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PATRICK PIAZZA

May 4 - 27, 2001 at Fototeka, Silverlake

by Jody Zellen


Patrick Piazza is a young photographer living in San Francisco. Although he has not yet had the opportunity to widely exhibit his work, he has been included in numerous shows in the Bay Area. For his first solo exhibition in Los Angeles, Piazza presents a compelling new body of work en- titled junk TRACE relic wreck. In these color photographs Piazza focuses on details. He examines that which others have discarded--specifically abandoned cars--and finds beauty in the detritus. Traveling from California to Alaska on an annual pilgrimage, Piazza stopped to visit the numerous junkyards that dotted his route. Here he photographed the interiors of abandoned cars.

As much formal studies as social commentaries, Piazza's interest in these abandoned cars can be traced to his first trips to junkyards as a young boy. He states, "From the very first time I visited a junkyard, I was fascinated by the pervasive human presence that I saw inside of old wrecked cars. An automobile is just a machine, perhaps, but it is a machine that ends up being physically marked by the lives of its owners." Interested in salvaging the "humanity" within the wreckage before it vanishes, Piazza looks closely at his subject. He functions as an archeologist, looking for meaning in the ripped seats and the mangled upholstery of the cars.

According to Piazza "the junkyard is like a world abandoned by its inhabitants." The cars that end up there were not necessarily in major accidents but left in haste. Piazza does not focus on the new and the shiny, but rather the automobiles that are in various stages of disintegration where pieces are held together by the ingenuity of their previous owners. In one image (all photographs are Untitled, Chromogenic Development prints, 18 x 22 inches, mounted on aluminum) the arm rest between the two front seats is wrapped by a black leather belt. Yellow foam peeks through the rotting nylon seat that has been covered in clear plastic. The majority of Piazza's images are close-ups that focus on the details of decay like a molded piece of fruit or the tangled layers of the seat backing. Piazza is also interested in the objects left in these cars--a small toy wedged between the seats, fake fangs (perhaps part of a child's Halloween costume) or a rotting pacifier. Centered in the photographs, these objects have the appearance of sculptures, indeed of precious objects being shown off after having been discovered on an endless treasure hunt. In one image a white plastic child's toy, resembling Snoopy, emerges from the dark black background. Was this toy accidently left? Who did it belong to? Piazza's images raise such questions.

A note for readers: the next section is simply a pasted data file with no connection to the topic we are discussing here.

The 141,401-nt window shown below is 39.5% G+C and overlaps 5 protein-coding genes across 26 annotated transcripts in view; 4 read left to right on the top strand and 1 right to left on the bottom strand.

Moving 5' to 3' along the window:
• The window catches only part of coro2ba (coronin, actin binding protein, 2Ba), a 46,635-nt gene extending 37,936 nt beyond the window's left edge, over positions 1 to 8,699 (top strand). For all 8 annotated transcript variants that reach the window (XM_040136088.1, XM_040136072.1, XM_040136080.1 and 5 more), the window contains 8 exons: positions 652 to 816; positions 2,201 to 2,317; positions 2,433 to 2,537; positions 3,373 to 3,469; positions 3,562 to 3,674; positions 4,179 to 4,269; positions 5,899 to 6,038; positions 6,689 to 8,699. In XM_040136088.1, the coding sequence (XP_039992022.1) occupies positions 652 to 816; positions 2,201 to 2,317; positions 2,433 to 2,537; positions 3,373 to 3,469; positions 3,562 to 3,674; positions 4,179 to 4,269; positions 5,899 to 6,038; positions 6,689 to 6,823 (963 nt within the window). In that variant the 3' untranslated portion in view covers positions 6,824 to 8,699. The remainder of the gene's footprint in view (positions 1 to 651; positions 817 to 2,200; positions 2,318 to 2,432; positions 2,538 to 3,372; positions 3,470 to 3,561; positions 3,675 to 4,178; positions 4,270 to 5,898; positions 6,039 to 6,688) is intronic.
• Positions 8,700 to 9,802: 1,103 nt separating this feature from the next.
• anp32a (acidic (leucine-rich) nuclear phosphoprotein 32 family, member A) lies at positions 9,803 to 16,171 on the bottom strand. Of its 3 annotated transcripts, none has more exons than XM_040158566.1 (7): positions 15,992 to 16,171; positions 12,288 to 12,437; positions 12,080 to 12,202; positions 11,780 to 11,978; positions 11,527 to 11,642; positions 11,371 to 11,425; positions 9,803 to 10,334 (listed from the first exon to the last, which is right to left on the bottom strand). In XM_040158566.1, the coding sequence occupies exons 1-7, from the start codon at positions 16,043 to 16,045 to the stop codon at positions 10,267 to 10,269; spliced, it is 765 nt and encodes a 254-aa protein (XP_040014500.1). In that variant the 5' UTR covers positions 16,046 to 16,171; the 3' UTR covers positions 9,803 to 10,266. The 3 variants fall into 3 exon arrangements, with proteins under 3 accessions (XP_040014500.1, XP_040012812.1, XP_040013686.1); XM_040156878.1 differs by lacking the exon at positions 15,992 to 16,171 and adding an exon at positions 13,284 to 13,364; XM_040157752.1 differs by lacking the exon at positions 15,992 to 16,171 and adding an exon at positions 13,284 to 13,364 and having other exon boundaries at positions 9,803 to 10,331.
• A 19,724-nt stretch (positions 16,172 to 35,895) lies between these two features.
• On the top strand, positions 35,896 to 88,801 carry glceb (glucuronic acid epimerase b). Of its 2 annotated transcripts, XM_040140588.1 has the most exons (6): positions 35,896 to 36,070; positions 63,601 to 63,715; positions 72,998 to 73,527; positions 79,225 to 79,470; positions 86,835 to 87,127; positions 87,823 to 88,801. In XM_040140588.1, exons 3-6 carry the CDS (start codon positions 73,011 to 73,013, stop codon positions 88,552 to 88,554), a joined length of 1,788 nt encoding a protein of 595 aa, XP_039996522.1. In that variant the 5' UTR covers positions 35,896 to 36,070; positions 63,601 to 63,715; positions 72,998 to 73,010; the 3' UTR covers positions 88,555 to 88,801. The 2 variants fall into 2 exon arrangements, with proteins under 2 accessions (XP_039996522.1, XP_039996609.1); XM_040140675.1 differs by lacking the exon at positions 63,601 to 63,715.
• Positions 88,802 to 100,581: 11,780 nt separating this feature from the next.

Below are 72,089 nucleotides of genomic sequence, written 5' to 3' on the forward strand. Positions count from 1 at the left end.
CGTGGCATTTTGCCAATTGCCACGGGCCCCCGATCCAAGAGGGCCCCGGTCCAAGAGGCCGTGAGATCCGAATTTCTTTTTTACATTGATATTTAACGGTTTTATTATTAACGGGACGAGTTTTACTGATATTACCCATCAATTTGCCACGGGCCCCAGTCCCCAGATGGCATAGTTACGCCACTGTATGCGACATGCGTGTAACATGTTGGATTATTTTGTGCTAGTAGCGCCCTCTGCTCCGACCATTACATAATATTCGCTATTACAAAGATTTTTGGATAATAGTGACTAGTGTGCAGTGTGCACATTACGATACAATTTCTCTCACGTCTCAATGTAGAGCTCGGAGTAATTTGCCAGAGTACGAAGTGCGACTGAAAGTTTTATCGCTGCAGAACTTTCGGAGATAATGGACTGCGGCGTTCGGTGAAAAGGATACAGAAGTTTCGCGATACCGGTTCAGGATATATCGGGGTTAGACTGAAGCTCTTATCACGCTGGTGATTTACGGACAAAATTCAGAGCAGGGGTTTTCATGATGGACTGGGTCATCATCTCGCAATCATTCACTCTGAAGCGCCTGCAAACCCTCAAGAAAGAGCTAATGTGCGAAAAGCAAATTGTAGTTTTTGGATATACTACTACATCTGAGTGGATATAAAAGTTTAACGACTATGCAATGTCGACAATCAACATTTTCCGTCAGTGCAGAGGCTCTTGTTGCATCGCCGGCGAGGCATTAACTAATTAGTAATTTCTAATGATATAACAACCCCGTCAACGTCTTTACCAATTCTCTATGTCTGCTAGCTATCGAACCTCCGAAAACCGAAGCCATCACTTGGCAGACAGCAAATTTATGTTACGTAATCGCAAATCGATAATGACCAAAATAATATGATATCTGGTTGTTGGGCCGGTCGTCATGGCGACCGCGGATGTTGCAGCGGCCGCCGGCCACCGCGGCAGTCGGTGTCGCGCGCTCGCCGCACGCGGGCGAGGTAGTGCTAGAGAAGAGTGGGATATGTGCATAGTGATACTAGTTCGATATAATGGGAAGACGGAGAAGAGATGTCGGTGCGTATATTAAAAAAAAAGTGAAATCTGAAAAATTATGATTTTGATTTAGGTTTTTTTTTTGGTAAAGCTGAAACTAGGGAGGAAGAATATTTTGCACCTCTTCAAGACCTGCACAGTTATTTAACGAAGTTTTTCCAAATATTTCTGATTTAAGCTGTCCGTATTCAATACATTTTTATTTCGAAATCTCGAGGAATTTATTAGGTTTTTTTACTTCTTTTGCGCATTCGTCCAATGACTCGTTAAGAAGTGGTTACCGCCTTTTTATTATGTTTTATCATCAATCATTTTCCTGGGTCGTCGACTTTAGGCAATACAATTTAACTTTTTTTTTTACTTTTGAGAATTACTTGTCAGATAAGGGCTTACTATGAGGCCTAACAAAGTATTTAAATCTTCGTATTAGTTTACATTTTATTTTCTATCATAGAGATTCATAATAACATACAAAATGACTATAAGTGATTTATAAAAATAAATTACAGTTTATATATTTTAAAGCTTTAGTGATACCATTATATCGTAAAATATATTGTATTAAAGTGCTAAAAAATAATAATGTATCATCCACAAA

The more successful images look closely at the textures and the gritty colors of old vinyl. In one Untitled image he focuses on the worn flower-pattern of the interior fabric. Caught between where the seat meets the backing is a piece of yellow yarn--it is nothing significant, yet everything to the image. Where the foreground and background merge creates an allover pattern within the frame. Although the images seem to depict lost dreams and failed hopes, they are not devoid of life. Pieces of grass and small plants appear, moving up through the cracks indicating that life is a process and endless cycle of growth and decay.



“Untitled”, from the series "junk
TRACE relic wreck", Chromogenic
Development print, 18 x 22”, 2000.




“Untitled”, from the series "junk
TRACE relic wreck", Chromogenic
Development print, 18 x 22”, 2000.




“Untitled”, from the series "junk
TRACE relic wreck", Chromogenic
Development print, 18 x 22”, 2000.




“Untitled”, from the series "junk
TRACE relic wreck", Chromogenic
Development print, 22 x 18”, 2000.

The images are also studies in time, presenting "the points where human culture and nature collide" in subtle and sophisticated ways. As much investigations into the beauty of disintegration as a "cataloging of the substance of working class lives," Piazza's images are nostalgic. They not only give viewers complicated hues and textures, but also open up a realm of questions to ponder that take you beyond the frame.